How climate helped shape the human nose

Friday, 17 March, 2017

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The human nose plays an important role in conditioning the air we breathe, ensuring that it is warm and moist when it reaches the lungs and helping to prevent infections. But have you ever wondered why the size and shape of the nose tends to vary between different human populations?

Previous studies suggested that people whose ancestors lived in hot, humid places tend to have wider nostrils than people whose ancestors came from cold and dry environments, but whether these differences arose in response to local climates or just due to chance was unknown. Now, a research group led by Pennsylvania State University thinks they may have found the answer.

The researchers examined the size and shape of noses on people with West African, South Asian, East Asian or Northern European ancestry and found that differences in nose shape across these populations are greater than can be explained by chance alone. Wider nostrils were correlated with ancestors who evolved in warmer temperatures and with greater absolute humidity, suggesting that climate was one factor driving nasal evolution. The researchers also suspect that additional factors, such as cultural preferences when picking a mate, have also played a role in shaping the nose.

The diverging tree represents the evolutionary process underlying population-differentiation in nose shape, a quantitative trait. Blue boxes represent alleles for narrower nares while red boxes represent alleles for wider nares. Colours in between represent intermediate phenotypes. The colour scale was chosen to correspond with colour scale representing climatic variation in temperature and humidity, to show that narrower nares are favoured in cool-dry climates while wider nares are favoured in hot-humid climates. Studying phenotypic differentiation across populations can be tricky in making evolutionary inferences because of the confounding effects of genetic and environmental factors. This limitation can be overcome to a certain extent by studying the phenotypic and genetic variation in admixed populations. Image credit: Arslan A. Zaidi and colleagues.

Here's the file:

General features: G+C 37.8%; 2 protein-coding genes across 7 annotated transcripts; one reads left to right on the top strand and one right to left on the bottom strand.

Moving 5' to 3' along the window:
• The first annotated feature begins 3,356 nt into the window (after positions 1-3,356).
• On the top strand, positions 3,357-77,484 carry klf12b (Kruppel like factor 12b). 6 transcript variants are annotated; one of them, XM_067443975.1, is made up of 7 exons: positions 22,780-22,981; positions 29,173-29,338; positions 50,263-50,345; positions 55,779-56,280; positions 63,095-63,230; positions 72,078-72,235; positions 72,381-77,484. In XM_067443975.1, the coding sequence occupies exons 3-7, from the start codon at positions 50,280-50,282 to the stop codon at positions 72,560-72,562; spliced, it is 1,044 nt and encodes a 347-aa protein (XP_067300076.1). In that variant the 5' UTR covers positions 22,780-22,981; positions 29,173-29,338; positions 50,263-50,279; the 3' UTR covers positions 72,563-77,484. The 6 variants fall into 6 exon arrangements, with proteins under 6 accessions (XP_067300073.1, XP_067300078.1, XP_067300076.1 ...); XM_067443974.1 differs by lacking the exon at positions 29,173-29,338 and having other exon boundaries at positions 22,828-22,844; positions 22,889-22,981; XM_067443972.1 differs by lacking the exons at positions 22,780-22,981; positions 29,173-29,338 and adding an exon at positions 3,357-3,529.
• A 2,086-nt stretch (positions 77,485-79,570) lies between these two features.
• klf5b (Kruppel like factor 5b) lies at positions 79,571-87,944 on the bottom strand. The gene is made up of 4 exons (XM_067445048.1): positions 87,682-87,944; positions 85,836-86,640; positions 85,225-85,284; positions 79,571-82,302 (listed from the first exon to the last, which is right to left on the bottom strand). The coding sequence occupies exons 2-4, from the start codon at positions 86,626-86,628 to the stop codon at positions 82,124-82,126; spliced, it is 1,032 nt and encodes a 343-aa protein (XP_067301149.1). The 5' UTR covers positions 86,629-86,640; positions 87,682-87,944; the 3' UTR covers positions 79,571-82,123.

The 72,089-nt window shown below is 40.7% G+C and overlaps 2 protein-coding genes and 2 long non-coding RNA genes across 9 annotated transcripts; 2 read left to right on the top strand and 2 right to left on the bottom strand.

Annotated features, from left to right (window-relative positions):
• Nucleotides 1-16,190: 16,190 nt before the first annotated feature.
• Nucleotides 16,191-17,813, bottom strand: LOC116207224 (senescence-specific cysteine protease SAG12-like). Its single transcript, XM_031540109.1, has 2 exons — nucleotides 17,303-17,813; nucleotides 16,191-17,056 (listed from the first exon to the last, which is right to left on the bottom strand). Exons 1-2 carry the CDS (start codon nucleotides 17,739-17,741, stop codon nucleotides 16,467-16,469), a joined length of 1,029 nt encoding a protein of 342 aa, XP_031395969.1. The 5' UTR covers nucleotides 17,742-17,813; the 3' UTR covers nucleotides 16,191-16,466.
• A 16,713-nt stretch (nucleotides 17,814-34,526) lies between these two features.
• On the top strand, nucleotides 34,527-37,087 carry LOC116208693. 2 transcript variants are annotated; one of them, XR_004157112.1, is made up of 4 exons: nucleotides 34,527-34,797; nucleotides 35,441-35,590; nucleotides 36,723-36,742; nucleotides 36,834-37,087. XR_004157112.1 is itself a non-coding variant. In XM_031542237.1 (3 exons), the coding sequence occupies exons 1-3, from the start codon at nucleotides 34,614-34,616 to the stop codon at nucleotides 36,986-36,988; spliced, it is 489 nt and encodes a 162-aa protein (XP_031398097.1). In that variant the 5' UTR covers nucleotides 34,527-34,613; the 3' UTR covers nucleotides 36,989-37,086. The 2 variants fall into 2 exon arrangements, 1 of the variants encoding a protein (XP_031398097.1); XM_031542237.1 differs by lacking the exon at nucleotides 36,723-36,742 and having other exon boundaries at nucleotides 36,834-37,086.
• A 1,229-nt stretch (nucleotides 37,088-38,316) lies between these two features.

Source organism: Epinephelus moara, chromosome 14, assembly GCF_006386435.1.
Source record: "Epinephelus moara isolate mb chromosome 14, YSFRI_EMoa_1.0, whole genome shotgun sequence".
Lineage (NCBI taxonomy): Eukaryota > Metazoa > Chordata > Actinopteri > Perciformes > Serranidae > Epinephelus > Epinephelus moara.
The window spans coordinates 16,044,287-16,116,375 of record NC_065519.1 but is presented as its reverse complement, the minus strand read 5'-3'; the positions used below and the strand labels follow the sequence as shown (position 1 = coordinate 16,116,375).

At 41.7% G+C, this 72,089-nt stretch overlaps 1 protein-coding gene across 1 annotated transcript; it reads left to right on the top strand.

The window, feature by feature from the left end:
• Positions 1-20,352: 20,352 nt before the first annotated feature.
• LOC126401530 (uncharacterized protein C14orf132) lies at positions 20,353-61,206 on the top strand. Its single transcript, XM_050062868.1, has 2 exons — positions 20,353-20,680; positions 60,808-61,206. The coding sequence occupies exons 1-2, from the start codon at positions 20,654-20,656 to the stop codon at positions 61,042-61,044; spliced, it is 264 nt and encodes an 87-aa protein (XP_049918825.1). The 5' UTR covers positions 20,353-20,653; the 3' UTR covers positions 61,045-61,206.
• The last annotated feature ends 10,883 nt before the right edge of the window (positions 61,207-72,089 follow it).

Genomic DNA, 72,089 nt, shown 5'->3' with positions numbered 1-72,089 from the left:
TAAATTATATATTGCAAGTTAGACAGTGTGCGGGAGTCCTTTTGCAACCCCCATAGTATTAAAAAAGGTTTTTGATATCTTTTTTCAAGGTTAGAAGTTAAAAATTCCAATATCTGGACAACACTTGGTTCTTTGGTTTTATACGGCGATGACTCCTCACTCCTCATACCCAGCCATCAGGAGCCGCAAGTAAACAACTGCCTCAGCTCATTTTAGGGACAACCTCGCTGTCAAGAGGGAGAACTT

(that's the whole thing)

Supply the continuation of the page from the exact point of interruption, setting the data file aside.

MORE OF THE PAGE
Writing in the journal PLOS Genetics, the study authors noted that investigations into nose shape evolution and climate adaptation may have medical as well as anthropological implications. Studies of human adaptation are essential to our understanding of disease and yield insights into why certain conditions, such as sickle cell anaemia, lactose intolerance or skin cancer, are more common in certain populations. The researchers suggested that it may be worth investigating whether the shape of the nose and the size of the nasal cavity impact one’s risk of contracting a respiratory disease when living in a climate that is different from one’s ancestors.

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